Marilyn Koenick Yalom ’54
Feminist Scholar, Cultural Historian
Marilyn Koenick Yalom ’54 is a feminist scholar, cultural historian, and writer. From 1976 to1987, she served as deputy director of Stanford University’s newly created Center for Research on Women, later renamed The Clayman Institute for Gender Research. She is currently a senior scholar at The Clayman Institute. She has taught at Stanford, and before that, she was a tenured professor of foreign languages at California State University at Hayward, and on the faculty of University of Hawaii.
Yalom is credited as being an early challenger of the traditional notions of family. She is widely respected and praised as a stalwart contributor of feminist scholarship.
Since stepping down as deputy director of The Clayman Institute in 1987, Yalom has turned her focus to writing and lecturing. A prolific writer, she has written nine books on a wide range of topics from medical history, to art history, to cultural and social history. A History of the Breast, Birth of the Chess Queen, The American Resting Place, and her most recent book, How the French Invented Love: Nine Hundred Years of Passion and Romance, are just a few of her titles.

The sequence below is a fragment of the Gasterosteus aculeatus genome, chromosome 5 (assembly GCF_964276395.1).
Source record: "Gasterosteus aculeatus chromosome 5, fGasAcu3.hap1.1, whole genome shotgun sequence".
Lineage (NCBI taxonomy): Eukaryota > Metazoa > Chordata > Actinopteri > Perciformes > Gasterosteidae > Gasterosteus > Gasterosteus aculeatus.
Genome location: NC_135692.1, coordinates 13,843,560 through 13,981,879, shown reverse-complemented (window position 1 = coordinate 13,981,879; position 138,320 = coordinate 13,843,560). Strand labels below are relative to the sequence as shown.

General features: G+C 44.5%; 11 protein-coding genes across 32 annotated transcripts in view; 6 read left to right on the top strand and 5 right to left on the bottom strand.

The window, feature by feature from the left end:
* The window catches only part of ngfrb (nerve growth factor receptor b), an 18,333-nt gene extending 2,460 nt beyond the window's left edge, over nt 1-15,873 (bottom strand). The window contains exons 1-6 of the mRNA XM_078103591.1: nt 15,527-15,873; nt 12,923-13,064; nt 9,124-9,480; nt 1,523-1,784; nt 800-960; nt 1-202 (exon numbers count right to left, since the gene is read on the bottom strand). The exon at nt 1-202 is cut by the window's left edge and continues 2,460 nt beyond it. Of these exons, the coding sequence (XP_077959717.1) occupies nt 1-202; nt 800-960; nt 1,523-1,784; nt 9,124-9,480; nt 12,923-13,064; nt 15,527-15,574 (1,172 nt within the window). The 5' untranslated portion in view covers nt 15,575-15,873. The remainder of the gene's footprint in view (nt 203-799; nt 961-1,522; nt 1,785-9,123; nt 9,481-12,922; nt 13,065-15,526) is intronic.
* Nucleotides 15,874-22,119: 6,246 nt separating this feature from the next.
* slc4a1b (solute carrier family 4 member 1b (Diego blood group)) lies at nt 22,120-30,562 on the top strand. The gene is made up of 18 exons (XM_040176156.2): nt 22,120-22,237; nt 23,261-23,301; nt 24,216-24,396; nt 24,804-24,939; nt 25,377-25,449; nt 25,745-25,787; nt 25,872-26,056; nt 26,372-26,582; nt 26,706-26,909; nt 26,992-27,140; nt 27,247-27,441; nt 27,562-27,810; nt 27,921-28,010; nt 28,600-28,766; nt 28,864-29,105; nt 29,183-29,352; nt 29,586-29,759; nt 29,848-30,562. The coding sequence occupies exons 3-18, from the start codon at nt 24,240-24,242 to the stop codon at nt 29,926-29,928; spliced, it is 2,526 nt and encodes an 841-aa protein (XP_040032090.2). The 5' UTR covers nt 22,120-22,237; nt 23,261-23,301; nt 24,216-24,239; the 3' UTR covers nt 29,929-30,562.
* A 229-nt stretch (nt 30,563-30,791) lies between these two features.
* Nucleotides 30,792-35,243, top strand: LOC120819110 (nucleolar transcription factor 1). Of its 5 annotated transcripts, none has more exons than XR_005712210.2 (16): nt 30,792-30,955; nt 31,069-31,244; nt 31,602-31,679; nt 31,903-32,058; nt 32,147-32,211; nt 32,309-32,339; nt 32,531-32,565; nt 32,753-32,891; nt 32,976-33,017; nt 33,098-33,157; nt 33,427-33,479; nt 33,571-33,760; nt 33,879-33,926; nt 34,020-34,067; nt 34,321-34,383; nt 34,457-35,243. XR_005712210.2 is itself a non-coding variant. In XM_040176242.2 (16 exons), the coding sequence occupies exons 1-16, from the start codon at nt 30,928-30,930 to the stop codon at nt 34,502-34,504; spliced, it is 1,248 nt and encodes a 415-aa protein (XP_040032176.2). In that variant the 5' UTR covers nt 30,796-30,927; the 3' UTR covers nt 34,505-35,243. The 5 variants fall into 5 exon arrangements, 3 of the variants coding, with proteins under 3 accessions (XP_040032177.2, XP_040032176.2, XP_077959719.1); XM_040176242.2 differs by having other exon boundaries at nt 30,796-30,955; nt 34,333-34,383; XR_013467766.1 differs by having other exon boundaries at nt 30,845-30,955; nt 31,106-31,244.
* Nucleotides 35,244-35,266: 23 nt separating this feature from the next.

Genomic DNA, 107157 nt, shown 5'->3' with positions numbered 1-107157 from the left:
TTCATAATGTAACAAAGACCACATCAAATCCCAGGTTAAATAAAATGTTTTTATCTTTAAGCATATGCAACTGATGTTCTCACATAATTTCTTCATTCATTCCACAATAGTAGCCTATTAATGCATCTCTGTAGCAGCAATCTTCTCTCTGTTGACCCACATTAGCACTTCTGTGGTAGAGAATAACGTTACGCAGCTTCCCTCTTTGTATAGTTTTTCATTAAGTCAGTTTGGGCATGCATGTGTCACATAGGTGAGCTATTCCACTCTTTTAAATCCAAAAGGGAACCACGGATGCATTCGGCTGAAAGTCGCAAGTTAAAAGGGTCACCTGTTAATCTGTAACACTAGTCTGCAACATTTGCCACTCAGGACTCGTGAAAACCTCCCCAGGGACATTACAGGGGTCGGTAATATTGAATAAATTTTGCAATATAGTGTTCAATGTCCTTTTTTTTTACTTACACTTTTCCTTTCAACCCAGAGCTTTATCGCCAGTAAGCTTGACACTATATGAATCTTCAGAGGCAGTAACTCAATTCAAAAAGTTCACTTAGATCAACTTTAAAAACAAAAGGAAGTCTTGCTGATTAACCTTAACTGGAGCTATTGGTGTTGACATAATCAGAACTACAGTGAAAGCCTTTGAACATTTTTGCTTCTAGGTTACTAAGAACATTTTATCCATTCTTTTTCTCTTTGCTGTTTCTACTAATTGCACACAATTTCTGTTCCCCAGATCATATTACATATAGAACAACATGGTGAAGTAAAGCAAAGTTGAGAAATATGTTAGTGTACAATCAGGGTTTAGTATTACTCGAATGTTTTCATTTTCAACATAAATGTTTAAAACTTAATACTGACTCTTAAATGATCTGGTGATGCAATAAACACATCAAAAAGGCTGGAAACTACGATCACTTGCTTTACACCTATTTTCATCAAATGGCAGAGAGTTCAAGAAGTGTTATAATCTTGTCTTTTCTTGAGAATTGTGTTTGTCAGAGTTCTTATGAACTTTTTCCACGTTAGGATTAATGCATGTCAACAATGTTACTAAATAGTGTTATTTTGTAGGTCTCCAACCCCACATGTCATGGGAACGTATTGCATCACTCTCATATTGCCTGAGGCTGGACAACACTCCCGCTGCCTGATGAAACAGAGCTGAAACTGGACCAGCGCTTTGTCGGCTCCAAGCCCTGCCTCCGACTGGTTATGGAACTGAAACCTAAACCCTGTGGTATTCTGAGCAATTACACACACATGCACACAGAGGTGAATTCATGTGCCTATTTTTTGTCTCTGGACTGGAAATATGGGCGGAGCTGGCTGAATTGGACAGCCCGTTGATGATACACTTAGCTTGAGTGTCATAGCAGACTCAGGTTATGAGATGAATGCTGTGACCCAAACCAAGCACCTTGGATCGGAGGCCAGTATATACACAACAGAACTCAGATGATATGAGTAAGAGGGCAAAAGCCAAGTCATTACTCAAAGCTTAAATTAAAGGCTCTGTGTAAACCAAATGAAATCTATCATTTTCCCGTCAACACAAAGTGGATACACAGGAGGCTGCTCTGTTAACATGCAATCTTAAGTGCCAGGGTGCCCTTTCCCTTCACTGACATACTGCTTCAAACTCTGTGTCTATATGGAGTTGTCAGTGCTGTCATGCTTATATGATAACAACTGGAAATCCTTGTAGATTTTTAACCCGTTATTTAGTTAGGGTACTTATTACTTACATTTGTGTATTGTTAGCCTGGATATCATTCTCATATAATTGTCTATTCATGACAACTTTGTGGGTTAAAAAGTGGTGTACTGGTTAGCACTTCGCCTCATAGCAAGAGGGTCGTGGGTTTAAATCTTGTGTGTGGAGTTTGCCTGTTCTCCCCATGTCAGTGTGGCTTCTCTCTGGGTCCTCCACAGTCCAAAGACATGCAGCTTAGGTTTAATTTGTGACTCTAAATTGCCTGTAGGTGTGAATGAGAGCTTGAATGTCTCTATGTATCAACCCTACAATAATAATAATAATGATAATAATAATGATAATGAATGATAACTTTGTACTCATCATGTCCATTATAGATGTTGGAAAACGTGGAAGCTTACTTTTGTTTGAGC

In a 2004 Wellesley magazine article, Yalom offered a revealing look back to her college days in the early 1950s through letters she sent to her then boyfriend, now husband of 58 years, Irv. Their story of combining career and family (they have four children) is one that serves as an inspiration to many who strive for both balance and excellence in their personal and professional lives.
Yalom has received numerous awards, including France’s Officier des Palmes Académiques, awarded by the French Government for her major contributions to French national education and culture.
Yalom was a French major at Wellesley and earned a M.A.T. in French and German from Harvard University and a Ph.D. in comparative history from Johns Hopkins University.